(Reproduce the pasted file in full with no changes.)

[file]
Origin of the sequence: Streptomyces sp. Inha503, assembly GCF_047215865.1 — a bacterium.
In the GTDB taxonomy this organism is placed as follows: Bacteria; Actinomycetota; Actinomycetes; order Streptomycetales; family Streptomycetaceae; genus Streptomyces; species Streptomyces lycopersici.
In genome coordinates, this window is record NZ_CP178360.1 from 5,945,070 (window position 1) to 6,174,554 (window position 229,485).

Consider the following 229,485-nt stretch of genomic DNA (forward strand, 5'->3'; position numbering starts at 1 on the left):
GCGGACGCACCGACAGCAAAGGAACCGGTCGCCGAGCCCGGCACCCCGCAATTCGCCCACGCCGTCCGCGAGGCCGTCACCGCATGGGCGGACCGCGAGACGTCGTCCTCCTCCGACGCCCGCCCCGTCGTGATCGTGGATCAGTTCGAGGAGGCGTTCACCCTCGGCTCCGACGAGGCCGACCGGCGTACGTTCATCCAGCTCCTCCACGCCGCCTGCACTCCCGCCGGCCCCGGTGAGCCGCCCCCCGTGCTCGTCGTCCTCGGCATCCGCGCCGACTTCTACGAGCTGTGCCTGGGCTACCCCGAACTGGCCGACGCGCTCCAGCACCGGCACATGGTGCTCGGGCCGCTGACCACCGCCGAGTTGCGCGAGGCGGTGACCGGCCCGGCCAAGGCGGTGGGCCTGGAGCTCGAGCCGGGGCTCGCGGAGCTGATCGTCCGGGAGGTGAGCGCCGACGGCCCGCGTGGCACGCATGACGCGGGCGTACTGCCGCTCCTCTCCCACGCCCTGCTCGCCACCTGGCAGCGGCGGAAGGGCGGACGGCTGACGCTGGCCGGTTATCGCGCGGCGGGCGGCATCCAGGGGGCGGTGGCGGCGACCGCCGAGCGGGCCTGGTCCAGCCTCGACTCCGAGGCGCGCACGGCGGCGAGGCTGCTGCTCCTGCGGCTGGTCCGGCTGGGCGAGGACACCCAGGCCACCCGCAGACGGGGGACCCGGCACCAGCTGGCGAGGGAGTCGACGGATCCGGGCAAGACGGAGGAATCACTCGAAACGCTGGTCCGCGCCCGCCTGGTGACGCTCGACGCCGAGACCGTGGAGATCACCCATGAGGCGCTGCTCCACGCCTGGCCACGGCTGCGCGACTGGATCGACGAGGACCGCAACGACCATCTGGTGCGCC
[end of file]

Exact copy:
Origin of the sequence: Streptomyces sp. Inha503, assembly GCF_047215865.1 — a bacterium.
In the GTDB taxonomy this organism is placed as follows: Bacteria; Actinomycetota; Actinomycetes; order Streptomycetales; family Streptomycetaceae; genus Streptomyces; species Streptomyces lycopersici.
In genome coordinates, this window is record NZ_CP178360.1 from 5,945,070 (window position 1) to 6,174,554 (window position 229,485).

Consider the following 229,485-nt stretch of genomic DNA (forward strand, 5'->3'; position numbering starts at 1 on the left):
GCGGACGCACCGACAGCAAAGGAACCGGTCGCCGAGCCCGGCACCCCGCAATTCGCCCACGCCGTCCGCGAGGCCGTCACCGCATGGGCGGACCGCGAGACGTCGTCCTCCTCCGACGCCCGCCCCGTCGTGATCGTGGATCAGTTCGAGGAGGCGTTCACCCTCGGCTCCGACGAGGCCGACCGGCGTACGTTCATCCAGCTCCTCCACGCCGCCTGCACTCCCGCCGGCCCCGGTGAGCCGCCCCCCGTGCTCGTCGTCCTCGGCATCCGCGCCGACTTCTACGAGCTGTGCCTGGGCTACCCCGAACTGGCCGACGCGCTCCAGCACCGGCACATGGTGCTCGGGCCGCTGACCACCGCCGAGTTGCGCGAGGCGGTGACCGGCCCGGCCAAGGCGGTGGGCCTGGAGCTCGAGCCGGGGCTCGCGGAGCTGATCGTCCGGGAGGTGAGCGCCGACGGCCCGCGTGGCACGCATGACGCGGGCGTACTGCCGCTCCTCTCCCACGCCCTGCTCGCCACCTGGCAGCGGCGGAAGGGCGGACGGCTGACGCTGGCCGGTTATCGCGCGGCGGGCGGCATCCAGGGGGCGGTGGCGGCGACCGCCGAGCGGGCCTGGTCCAGCCTCGACTCCGAGGCGCGCACGGCGGCGAGGCTGCTGCTCCTGCGGCTGGTCCGGCTGGGCGAGGACACCCAGGCCACCCGCAGACGGGGGACCCGGCACCAGCTGGCGAGGGAGTCGACGGATCCGGGCAAGACGGAGGAATCACTCGAAACGCTGGTCCGCGCCCGCCTGGTGACGCTCGACGCCGAGACCGTGGAGATCACCCATGAGGCGCTGCTCCACGCCTGGCCACGGCTGCGCGACTGGATCGACGAGGACCGCAACGACCATCTGGTGCGCC